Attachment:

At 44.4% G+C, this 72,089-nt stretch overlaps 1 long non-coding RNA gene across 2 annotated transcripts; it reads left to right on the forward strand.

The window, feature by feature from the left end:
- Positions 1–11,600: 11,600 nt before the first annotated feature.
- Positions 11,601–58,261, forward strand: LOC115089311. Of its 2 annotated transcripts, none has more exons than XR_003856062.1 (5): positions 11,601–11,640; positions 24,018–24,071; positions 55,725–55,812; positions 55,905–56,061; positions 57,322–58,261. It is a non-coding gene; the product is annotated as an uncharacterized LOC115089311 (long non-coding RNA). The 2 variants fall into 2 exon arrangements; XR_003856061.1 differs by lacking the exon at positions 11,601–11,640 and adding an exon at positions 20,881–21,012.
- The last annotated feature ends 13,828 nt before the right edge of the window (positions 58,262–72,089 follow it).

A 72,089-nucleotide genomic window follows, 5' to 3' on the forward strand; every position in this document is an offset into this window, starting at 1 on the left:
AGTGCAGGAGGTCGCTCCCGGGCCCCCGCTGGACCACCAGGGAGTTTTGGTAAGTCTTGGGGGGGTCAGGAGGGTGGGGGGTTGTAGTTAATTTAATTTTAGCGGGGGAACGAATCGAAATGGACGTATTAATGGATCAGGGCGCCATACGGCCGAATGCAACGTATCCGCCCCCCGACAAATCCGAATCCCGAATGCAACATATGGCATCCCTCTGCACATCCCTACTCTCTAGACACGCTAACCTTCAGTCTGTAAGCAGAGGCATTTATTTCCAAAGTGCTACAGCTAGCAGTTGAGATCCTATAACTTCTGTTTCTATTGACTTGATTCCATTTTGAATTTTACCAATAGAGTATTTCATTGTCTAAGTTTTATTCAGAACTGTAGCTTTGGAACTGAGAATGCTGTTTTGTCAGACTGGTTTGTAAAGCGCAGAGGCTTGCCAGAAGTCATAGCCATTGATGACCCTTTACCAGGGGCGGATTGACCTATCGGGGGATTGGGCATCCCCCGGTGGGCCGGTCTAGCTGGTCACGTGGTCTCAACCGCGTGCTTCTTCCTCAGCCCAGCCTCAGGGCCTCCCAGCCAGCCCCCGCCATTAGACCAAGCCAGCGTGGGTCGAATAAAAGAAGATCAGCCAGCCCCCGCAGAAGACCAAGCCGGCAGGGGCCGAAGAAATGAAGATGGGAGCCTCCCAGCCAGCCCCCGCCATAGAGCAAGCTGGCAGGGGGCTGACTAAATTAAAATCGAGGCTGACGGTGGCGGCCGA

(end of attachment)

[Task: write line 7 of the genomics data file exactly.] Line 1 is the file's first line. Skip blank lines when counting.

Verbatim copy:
AGTGCAGGAGGTCGCTCCCGGGCCCCCGCTGGACCACCAGGGAGTTTTGGTAAGTCTTGGGGGGGTCAGGAGGGTGGGGGGTTGTAGTTAATTTAATTTTAGCGGGGGAACGAATCGAAATGGACGTATTAATGGATCAGGGCGCCATACGGCCGAATGCAACGTATCCGCCCCCCGACAAATCCGAATCCCGAATGCAACATATGGCATCCCTCTGCACATCCCTACTCTCTAGACACGCTAACCTTCAGTCTGTAAGCAGAGGCATTTATTTCCAAAGTGCTACAGCTAGCAGTTGAGATCCTATAACTTCTGTTTCTATTGACTTGATTCCATTTTGAATTTTACCAATAGAGTATTTCATTGTCTAAGTTTTATTCAGAACTGTAGCTTTGGAACTGAGAATGCTGTTTTGTCAGACTGGTTTGTAAAGCGCAGAGGCTTGCCAGAAGTCATAGCCATTGATGACCCTTTACCAGGGGCGGATTGACCTATCGGGGGATTGGGCATCCCCCGGTGGGCCGGTCTAGCTGGTCACGTGGTCTCAACCGCGTGCTTCTTCCTCAGCCCAGCCTCAGGGCCTCCCAGCCAGCCCCCGCCATTAGACCAAGCCAGCGTGGGTCGAATAAAAGAAGATCAGCCAGCCCCCGCAGAAGACCAAGCCGGCAGGGGCCGAAGAAATGAAGATGGGAGCCTCCCAGCCAGCCCCCGCCATAGAGCAAGCTGGCAGGGGGCTGACTAAATTAAAATCGAGGCTGACGGTGGCGGCCGA